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  • ToneControlToneControl Frets: 9297
    If you think about how an acoustic guitar top works, it's like a speaker cone.
    It needs to be able to change shape as it vibrates, it's not like a piston speaker driver, although some makers try to reduce the coupling of the bracing near the edge of the top to get a bit more overall movement.

    Studies have been done on how the tops vibrate, and they have several frequency modes going on at the same time
    this video has an exaggerated view of this:


    to influence these modes and vibration patterns, makers plane some parts of the top to be thinner, and use different bracing patterns, and shave some parts of the bracing away, to fine-tune the vibration characteristics

    Historically, luthiers have developed these techniques with solid wood tops. They will know what works and what doesn't.
    It's not impossible to use these approaches with laminate, but the characteristics of laminate will be different, and also I doubt you could plane it in the same way - you'd hit glue layers I assume. 
    I'd guess that if a luthier had developed these skills from studying experts and experience, all with solid woods, then it would be a case of "starting over" if you tried to do this with laminate.

    I would think that the manual effort and time spent on tweaking tops and bracing on "boutique" level acoustics would cost so much that the cost saving on using laminate would be trivial in comparison

    Mass-Production line guitars would not have this kind of fine-tuning, and could be made with solid or laminate

    I'd guess that some laminate might have good characteristics for vibration, but it would require effort and cost to source it and maintain consistency. It's possible that someone might come up with a design that uses laminate that sounds excellent.

    In fact, there is a thing in classical guitars called the nomex double top, which is a 3 layer construction. It's much stronger, and the bracing can be reduced. Lattice bracing is possible (Not crystal lattice! ;-) )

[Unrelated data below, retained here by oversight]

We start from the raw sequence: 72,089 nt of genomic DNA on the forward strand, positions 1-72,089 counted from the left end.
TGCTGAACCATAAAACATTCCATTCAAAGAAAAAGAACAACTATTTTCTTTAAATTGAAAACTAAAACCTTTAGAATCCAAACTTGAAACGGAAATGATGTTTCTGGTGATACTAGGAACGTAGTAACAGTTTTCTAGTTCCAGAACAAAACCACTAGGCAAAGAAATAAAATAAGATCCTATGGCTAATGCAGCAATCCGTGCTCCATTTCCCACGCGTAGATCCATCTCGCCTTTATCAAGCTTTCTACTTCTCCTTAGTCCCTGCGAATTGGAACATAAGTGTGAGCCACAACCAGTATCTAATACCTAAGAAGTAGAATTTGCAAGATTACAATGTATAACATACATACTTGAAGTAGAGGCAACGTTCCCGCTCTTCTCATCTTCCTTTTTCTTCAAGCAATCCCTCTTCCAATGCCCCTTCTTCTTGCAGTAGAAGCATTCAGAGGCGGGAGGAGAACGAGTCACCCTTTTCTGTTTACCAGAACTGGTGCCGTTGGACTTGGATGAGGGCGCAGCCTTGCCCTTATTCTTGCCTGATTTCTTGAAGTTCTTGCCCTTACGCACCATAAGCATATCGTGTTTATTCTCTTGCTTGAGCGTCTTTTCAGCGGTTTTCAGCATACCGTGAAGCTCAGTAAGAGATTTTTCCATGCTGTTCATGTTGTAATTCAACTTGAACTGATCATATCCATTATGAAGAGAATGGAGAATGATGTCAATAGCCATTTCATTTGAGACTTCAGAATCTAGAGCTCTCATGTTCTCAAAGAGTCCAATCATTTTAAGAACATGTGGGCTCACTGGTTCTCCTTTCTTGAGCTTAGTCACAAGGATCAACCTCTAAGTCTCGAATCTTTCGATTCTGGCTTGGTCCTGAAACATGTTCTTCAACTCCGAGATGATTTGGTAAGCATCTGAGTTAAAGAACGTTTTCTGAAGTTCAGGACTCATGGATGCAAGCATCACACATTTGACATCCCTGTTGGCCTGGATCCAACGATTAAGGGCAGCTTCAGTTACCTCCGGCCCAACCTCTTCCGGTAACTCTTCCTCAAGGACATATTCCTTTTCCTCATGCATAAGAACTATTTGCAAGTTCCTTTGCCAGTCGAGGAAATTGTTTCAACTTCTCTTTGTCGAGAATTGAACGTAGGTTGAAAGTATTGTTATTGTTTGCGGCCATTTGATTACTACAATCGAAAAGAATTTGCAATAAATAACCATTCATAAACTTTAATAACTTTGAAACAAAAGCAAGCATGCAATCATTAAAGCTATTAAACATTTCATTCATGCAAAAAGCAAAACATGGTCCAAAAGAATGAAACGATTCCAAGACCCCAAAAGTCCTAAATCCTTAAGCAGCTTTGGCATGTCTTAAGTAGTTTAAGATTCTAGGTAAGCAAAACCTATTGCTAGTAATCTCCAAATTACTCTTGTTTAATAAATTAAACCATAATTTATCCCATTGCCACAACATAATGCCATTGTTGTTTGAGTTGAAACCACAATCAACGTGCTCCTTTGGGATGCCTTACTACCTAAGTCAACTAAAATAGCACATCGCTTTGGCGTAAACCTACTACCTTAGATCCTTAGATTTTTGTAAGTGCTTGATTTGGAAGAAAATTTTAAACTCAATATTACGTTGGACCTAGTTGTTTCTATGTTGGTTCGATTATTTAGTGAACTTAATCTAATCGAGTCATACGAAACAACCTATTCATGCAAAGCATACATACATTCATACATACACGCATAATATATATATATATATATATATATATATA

I've got one of these, and have tried a steel-strung one, very impressive.

    It might be possible to achieve something similar with laminate woods, I wonder if anyone has tried
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  • ToneControlToneControl Frets: 9297
    However, with cheap guitars I would work on the assumption that laminate tops would be very hit and miss, and that solid tops made in China with decent QC would be more predictable
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  • ToneControlToneControl Frets: 9297
    Zonular said:
    Hey guys, after a bit of research I've discovered my steel string acoustic I've had for close to 20 years is a all laminate construction, it sounds good to me.

    Im shopping around for a parlour guitar, for some fingerpicking blues.im looking to keep it under 200 quid if possible

    From your wealth of experience, how much difference would I hear between cheaper all laminate parlour Vs a cheaper solid wood like a Harley Benton? 


    and to answer your question directly:
    I think Thomann have very good prices for their far-east-made guitars, I think a £200 Harley Benton would be £300-£350 with a different name on the headstock. QC is generally good, and they will sort things out when things go wrong.

    However, with acoustics, trying one out is the best thing

    Most Parlour guitars I have tried sound incredibly boxy, so definitely worth trying out, unless that's the sound you want. You usually need to pay more to get non-boxy-sounding ones

    I'd say that choosing a parlour model over a normal small or grand-auditorium size would probably have at least as much effect on the sound quality as different brands or use of laminates at that price level.

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  • olafgartenolafgarten Frets: 1533
    If you think about how an acoustic guitar top works, it's like a speaker cone.